Similarly, some big market players believe that economic growth and optimism has played a pivotal role in luxury retail boom.
“The primary driver for this is indeed the growing economic influence of India not only in Asia but worldwide. Overall there is immense economic optimism championed by a young Indian population that is more aware, more well-travelled and more exposed and connected than ever before. This growth can also be attributed to the increased initiatives by both domestic and international beauty players who are ensuring that the country is aligned to the global products and services offered,” added Benjamin Suzuki, Managing Director, Shiseido India Pvt Ltd.
It’s not just the demand that is surprising the experts. An unexpected new shopping trend where men and women are equally conscious of their looks and wellbeing is pushing luxury brands to new heights.
A new breed of high spenders is out in full force, where women spend like men and men shop like ladies. Beyond the role reversal there's a new group of shoppers with a spending habit that's setting the luxury world on fire.
Elaborating on the same, Smriti Malhotra, COO, The Body Shop said, “There has been a significant change in consumer behaviour and attitude from the time we entered into India eight years back. There has been a huge development in terms of purchasing power of consumer and the new emerging market trends made people more aware and more conscious towards beauty and grooming. The women beauty care industry was growing since a long time but the men grooming market is the new emerging market. Nowadays, men are more conscious about their looks and demand for new beauty products specially created for men’s skin. Even tier II, III and IV cities have consumers, who are well aware and demand good quality products to take care of themselves.”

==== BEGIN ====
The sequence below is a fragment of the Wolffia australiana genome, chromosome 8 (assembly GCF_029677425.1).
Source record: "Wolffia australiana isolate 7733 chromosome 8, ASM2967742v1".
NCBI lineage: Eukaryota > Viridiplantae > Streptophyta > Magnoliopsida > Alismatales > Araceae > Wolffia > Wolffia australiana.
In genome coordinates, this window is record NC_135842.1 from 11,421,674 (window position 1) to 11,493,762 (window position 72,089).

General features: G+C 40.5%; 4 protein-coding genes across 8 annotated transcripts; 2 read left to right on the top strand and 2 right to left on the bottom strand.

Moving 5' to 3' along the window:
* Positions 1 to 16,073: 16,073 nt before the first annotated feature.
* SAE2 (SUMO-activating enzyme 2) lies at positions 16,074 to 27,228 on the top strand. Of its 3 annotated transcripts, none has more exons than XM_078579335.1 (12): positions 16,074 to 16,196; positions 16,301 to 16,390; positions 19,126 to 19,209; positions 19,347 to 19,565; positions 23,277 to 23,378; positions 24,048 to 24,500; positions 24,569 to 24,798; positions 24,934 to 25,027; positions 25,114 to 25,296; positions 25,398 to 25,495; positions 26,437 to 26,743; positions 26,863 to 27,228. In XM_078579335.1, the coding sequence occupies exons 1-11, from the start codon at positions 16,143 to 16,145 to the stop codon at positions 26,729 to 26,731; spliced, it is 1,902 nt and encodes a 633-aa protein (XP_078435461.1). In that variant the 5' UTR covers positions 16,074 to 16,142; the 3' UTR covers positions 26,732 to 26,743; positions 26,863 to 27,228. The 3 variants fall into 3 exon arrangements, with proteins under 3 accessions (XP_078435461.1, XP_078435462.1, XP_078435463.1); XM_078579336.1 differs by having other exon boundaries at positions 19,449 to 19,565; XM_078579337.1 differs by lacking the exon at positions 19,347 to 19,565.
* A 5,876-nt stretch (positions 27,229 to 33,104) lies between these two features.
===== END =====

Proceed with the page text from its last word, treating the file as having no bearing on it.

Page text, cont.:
Importance of stores
Stores are another essential element that encourages the growing demand of luxury products. The ambience, expensive décor and high-end products on display make a luxury retail outlet attractive enough to lure big spenders. Even in-store cafes and lounges are also a new trend introduced by both international and high-end Indian brands.
As, consumers do not wish to compromise on the connoisseurs of luxury, high-end luxury retail outlets provide ‘frills' to the well-travelled Indian consumer. Thus, all the big brands have opened their stores in the country with unique décor, inspired from their global outlets.
Khurana informed, “The average size of our stores is about 350 sq ft. We try to maintain a budget, which depends on the city and the prevailing rents we spend, which is approximately Rs 8-10 lakh on the furniture and fixtures of each store. Our store formats range from kiosks to self-owned stores and shop-in-shops. In tier-II and -III cities, the company prefers shop-in-shops with a ready loyal customer base who always make a bee line to that particular store for all their cosmetics needs. These stores have the complete range of products offered by Bottega-di-Lungavita. Their store design is aqua green themed inspired by flowing water, as the brand’s USP is using water from San Pellegrino.”